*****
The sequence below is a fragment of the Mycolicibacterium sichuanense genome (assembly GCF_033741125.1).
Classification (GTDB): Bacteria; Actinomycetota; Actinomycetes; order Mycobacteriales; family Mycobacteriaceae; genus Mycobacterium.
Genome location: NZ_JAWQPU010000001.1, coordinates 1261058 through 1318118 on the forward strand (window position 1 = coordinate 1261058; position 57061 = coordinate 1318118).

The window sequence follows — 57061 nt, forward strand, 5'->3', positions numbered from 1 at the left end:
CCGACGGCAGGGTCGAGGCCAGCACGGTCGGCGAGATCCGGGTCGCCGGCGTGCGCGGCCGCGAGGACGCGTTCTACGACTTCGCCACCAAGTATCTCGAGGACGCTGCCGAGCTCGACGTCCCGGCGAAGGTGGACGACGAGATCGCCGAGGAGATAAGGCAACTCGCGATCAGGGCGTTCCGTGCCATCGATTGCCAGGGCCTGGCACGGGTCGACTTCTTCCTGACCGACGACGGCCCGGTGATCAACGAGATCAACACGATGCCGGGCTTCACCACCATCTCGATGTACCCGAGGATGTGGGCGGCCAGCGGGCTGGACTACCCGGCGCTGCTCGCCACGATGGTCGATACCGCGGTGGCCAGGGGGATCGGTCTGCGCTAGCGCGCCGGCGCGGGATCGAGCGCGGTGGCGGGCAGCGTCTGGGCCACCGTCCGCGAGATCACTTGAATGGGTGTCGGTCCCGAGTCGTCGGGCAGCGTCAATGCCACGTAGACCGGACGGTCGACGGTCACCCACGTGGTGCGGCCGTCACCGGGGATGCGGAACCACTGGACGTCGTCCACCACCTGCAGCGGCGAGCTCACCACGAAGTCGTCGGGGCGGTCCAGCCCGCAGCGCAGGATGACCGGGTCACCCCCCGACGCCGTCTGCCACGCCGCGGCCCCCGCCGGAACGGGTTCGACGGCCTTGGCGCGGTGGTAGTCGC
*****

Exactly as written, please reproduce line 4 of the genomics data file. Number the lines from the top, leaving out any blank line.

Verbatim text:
The window sequence follows — 57061 nt, forward strand, 5'->3', positions numbered from 1 at the left end: